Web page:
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So in a BufferedImage, you receive a single integer that has the rgb values represented in it. So far i use the following to get the RGB values from it:

int r = (int)((Math.pow(256,3)+rgbs[k]) / 65536); //where rgbs is an array of integers, every single integer represents the RGB values combined in some way
int g = (int) (((Math.pow(256,3)+rgbs[k]) / 256 ) % 256 );
int b = (int) ((Math.pow(256,3)+rgbs[k])%256);

And so far, it works. What I need to do is figure out how to get an integer so i can use bufferedimage.setRGB(), because that takes the same type of data it gave me.

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up vote 50 down vote accepted

I think the code is something like:

int rgb = red;
rgb = (rgb << 8) + green;
rgb = (rgb << 8) + blue;

Also, I believe you can get the individual values using:

int red = (rgb >> 16) & 0xFF;
int green = (rgb >> 8) & 0xFF;
int blue = rgb & 0xFF;
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I don't think you need an int on the second two lines. And the third line is supposed to be "rgb = ...", right? – Rahat Ahmed Jan 26 '11 at 4:31
It is a single integer. An integer contains 32 bits. The first 8 bits are for the alpha value (which is zero). The next 8 for the red, then next 8 for the green and the next 8 for the blue. Try it. If the final output equals you initial input then you know the conversion was done correctly. – camickr Jan 26 '11 at 4:32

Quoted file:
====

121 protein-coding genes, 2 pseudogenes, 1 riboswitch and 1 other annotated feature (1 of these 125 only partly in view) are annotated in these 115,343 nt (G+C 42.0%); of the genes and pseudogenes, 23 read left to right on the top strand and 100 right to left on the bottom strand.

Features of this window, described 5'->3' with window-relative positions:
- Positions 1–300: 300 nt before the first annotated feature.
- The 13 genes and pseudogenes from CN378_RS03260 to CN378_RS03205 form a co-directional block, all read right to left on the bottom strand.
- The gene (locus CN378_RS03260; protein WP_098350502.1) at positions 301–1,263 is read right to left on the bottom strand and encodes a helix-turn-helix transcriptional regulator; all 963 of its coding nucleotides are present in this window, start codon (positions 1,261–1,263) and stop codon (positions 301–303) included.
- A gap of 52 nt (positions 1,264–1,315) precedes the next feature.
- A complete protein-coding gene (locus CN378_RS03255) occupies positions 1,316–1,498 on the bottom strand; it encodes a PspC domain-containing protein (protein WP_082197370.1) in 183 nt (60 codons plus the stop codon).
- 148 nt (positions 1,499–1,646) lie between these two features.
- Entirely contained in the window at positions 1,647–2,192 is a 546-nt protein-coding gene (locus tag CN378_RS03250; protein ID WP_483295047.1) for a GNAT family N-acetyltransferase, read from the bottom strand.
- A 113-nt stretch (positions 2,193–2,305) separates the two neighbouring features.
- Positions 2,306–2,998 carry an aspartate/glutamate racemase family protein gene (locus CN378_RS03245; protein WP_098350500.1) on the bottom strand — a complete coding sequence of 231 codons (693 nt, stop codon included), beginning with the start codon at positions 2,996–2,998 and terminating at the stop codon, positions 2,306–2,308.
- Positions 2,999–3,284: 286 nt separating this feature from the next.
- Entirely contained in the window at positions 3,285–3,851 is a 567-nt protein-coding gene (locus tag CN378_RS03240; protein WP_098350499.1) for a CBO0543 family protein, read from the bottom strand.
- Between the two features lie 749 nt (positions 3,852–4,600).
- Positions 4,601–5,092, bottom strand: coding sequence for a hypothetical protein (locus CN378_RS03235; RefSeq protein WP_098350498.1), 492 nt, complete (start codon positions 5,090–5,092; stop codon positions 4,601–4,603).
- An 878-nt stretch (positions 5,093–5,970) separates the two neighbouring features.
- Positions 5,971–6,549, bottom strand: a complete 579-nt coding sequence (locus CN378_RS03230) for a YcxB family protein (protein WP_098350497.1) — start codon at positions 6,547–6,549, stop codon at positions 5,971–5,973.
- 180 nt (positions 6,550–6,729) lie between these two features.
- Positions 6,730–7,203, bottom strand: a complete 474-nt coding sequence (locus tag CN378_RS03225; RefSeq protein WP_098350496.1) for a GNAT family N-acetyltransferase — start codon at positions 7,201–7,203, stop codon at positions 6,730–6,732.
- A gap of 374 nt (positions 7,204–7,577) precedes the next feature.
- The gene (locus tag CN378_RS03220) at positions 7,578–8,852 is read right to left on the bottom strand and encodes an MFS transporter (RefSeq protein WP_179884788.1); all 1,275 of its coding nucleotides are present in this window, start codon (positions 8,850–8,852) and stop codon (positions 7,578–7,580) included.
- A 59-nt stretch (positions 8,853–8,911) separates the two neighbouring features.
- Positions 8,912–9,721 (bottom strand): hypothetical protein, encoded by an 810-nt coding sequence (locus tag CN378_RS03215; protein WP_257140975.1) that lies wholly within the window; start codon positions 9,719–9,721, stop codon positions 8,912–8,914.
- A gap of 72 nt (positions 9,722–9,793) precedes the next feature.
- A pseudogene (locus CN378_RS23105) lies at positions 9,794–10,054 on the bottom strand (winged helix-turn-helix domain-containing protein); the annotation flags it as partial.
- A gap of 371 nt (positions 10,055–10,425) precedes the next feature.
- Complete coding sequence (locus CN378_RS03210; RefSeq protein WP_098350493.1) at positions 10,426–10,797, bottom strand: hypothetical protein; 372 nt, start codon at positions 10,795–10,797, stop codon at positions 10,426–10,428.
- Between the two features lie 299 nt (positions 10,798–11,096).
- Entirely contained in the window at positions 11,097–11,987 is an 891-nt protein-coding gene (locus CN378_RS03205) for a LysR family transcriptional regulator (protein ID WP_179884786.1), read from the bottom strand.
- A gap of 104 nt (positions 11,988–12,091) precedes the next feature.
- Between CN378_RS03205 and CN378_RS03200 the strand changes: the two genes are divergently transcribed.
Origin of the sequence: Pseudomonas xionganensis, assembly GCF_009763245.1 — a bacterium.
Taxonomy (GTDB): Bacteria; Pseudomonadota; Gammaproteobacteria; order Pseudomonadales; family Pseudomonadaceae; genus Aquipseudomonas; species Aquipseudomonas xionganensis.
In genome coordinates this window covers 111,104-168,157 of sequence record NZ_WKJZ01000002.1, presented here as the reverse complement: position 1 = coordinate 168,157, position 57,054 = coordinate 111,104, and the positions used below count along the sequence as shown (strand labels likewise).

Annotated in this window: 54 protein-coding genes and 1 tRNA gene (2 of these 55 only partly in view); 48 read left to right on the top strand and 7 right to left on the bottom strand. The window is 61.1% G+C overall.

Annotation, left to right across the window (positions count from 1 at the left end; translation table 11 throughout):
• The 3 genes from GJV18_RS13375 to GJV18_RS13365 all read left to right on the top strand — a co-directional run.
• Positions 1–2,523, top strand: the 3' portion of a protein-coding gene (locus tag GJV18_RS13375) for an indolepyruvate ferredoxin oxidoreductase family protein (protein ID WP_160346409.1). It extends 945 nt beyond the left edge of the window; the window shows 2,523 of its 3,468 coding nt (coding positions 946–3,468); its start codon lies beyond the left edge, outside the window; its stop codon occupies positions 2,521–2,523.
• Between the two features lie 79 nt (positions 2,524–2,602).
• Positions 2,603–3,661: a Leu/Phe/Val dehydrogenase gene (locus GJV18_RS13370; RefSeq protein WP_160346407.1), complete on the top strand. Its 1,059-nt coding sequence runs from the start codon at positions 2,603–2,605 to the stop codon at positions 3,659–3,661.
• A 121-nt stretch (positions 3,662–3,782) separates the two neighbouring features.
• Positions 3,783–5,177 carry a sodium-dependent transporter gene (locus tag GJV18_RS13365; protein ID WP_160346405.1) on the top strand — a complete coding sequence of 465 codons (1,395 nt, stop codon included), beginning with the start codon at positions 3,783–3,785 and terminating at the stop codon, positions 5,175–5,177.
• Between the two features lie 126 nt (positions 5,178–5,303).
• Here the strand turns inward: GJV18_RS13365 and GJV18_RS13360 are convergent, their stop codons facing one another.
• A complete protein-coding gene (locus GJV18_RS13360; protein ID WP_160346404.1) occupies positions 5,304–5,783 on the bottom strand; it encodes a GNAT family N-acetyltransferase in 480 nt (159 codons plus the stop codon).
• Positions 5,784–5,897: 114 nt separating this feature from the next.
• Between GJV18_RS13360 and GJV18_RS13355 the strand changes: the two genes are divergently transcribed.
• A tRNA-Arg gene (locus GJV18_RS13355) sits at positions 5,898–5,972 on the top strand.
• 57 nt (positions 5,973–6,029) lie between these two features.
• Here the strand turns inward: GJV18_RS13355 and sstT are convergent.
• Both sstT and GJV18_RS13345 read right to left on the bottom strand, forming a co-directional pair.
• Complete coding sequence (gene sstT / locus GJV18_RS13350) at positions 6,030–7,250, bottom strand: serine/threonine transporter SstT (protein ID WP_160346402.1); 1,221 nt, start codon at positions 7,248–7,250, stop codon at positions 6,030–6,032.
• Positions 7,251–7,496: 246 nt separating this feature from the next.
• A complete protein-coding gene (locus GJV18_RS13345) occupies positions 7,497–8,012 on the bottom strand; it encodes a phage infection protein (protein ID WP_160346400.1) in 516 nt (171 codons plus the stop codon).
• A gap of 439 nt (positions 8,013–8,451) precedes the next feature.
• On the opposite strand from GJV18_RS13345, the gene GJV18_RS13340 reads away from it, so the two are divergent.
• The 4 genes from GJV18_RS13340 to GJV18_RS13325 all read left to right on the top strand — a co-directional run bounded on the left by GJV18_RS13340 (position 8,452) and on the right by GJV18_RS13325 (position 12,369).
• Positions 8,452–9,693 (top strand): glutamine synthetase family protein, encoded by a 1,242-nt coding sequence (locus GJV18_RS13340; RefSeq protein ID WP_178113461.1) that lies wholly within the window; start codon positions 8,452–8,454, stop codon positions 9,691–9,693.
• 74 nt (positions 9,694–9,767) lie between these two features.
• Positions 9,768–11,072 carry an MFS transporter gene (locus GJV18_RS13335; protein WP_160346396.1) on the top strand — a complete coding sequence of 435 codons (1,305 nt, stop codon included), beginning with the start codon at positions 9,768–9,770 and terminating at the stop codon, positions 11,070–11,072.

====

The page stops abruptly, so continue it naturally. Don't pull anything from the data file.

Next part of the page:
Erm, I think it would depend on the color depth. Your example looks like 24-bit color to me (8 bits per channel) - is that what BufferedImage expects? – Matt Ball Jan 26 '11 at 4:33
Yes, I made the assumption the buffered image is of type BufferedImage.TYPE_INT_RGB. Maybe it isn't which is why the other formula is being used. In any case the concept is that (as far as i know) it is easier to shift bits to get the individual values instead of using the code posted. – camickr Jan 26 '11 at 4:37
int rgb = ((r&0x0ff)<<16)|((g&0x0ff)<<8)|(b&0x0ff);

If you know that your r, g, and b values are never > 255 or < 0 you don't need the &0x0ff


int red = (rgb>>16)&0x0ff;
int green=(rgb>>8) &0x0ff;
int blue= (rgb)    &0x0ff;

No need for multipling.

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int rgb = new Color(r, g, b).getRGB();
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if r, g, b = 3 integer values from 0 to 255 for each color


rgb = 65536 * r + 256 * g + b;

the single rgb value is the composite value of r,g,b combined for a total of 16777216 possible shades.

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I would modify this to be rgb = 0xFFFF * r + 0xFF * g + b; for readability – Mr. Polywhirl Jul 22 '15 at 15:08
0xFF = 255. Would have to be 0x100. Likewise for 0XFFFF – geoxile Oct 14 '15 at 21:21

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